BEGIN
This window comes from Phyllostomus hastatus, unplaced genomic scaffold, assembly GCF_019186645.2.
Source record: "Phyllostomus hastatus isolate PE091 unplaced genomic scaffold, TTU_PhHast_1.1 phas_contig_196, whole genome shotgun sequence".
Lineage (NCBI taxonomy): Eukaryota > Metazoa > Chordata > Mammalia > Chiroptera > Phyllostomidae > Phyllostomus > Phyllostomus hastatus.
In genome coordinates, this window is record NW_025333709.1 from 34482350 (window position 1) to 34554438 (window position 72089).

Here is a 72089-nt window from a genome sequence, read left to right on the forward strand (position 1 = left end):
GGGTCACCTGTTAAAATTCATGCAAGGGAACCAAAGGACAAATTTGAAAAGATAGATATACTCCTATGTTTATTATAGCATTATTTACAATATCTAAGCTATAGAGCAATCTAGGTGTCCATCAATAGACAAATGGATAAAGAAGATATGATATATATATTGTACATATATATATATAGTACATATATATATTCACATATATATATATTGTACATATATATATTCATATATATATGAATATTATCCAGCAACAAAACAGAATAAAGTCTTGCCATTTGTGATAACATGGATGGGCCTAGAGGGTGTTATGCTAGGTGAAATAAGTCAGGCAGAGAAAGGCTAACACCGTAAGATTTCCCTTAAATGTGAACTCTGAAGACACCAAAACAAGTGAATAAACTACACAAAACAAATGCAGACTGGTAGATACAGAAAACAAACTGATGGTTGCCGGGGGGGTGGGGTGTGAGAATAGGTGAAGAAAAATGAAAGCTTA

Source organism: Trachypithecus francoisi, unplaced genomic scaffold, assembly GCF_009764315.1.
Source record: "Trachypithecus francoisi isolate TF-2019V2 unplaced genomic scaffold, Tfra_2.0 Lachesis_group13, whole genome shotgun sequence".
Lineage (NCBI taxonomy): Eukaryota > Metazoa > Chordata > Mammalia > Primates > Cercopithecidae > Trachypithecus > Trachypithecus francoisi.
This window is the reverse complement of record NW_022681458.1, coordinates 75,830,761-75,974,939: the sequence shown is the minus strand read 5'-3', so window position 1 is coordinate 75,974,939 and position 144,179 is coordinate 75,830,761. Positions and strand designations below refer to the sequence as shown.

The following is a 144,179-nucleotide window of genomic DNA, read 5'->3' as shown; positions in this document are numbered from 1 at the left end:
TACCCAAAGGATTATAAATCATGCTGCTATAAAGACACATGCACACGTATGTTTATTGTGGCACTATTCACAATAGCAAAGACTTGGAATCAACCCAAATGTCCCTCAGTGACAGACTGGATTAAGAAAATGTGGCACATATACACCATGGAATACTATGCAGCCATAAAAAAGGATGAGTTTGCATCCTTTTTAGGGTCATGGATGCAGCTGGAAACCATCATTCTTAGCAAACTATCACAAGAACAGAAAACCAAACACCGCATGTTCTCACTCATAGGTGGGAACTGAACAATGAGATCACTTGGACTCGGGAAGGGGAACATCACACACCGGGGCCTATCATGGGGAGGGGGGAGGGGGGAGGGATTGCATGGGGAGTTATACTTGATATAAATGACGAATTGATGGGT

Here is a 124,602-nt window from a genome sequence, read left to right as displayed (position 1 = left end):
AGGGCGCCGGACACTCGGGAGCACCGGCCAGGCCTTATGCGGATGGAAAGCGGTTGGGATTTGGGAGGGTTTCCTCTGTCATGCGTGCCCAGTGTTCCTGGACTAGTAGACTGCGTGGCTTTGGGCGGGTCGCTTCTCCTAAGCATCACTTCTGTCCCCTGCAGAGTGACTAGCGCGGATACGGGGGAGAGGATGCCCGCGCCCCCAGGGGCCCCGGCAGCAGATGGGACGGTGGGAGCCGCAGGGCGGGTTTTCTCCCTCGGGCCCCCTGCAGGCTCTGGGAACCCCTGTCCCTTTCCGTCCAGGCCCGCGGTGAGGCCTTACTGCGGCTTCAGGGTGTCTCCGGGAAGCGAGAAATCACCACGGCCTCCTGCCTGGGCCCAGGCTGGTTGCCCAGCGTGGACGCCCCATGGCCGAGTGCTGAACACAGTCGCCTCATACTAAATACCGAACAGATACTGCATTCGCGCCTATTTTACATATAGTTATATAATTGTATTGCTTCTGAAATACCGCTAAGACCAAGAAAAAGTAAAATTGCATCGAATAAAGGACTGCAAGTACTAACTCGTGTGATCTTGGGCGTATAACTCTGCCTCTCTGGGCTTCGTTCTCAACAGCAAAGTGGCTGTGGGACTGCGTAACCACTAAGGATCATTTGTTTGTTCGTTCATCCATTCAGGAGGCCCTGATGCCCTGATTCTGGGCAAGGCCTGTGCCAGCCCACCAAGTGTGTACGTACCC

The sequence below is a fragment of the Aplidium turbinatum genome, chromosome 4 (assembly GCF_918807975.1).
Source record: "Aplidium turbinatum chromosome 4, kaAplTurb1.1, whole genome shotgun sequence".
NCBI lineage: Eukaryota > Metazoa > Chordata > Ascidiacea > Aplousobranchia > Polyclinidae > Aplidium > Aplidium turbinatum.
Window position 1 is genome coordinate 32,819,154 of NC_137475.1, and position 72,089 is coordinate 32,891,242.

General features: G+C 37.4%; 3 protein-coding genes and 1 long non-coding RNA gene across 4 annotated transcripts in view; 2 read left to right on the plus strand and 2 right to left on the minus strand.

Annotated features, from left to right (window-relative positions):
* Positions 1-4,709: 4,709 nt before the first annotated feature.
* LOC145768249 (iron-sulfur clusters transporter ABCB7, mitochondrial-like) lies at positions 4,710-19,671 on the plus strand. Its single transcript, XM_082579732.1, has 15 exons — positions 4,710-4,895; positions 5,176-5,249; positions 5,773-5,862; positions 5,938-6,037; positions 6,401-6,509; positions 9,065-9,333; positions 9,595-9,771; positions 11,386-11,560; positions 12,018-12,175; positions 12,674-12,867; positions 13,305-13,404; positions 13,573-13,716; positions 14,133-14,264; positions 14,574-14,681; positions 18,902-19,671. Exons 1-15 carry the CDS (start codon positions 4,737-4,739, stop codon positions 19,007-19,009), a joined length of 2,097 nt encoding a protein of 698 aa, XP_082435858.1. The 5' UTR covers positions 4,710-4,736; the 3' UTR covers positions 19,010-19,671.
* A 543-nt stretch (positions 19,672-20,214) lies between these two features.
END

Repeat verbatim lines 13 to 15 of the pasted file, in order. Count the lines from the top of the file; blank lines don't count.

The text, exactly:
Here is a 124,602-nt window from a genome sequence, read left to right as displayed (position 1 = left end):
AGGGCGCCGGACACTCGGGAGCACCGGCCAGGCCTTATGCGGATGGAAAGCGGTTGGGATTTGGGAGGGTTTCCTCTGTCATGCGTGCCCAGTGTTCCTGGACTAGTAGACTGCGTGGCTTTGGGCGGGTCGCTTCTCCTAAGCATCACTTCTGTCCCCTGCAGAGTGACTAGCGCGGATACGGGGGAGAGGATGCCCGCGCCCCCAGGGGCCCCGGCAGCAGATGGGACGGTGGGAGCCGCAGGGCGGGTTTTCTCCCTCGGGCCCCCTGCAGGCTCTGGGAACCCCTGTCCCTTTCCGTCCAGGCCCGCGGTGAGGCCTTACTGCGGCTTCAGGGTGTCTCCGGGAAGCGAGAAATCACCACGGCCTCCTGCCTGGGCCCAGGCTGGTTGCCCAGCGTGGACGCCCCATGGCCGAGTGCTGAACACAGTCGCCTCATACTAAATACCGAACAGATACTGCATTCGCGCCTATTTTACATATAGTTATATAATTGTATTGCTTCTGAAATACCGCTAAGACCAAGAAAAAGTAAAATTGCATCGAATAAAGGACTGCAAGTACTAACTCGTGTGATCTTGGGCGTATAACTCTGCCTCTCTGGGCTTCGTTCTCAACAGCAAAGTGGCTGTGGGACTGCGTAACCACTAAGGATCATTTGTTTGTTCGTTCATCCATTCAGGAGGCCCTGATGCCCTGATTCTGGGCAAGGCCTGTGCCAGCCCACCAAGTGTGTACGTACCC

The sequence below is a fragment of the Aplidium turbinatum genome, chromosome 4 (assembly GCF_918807975.1).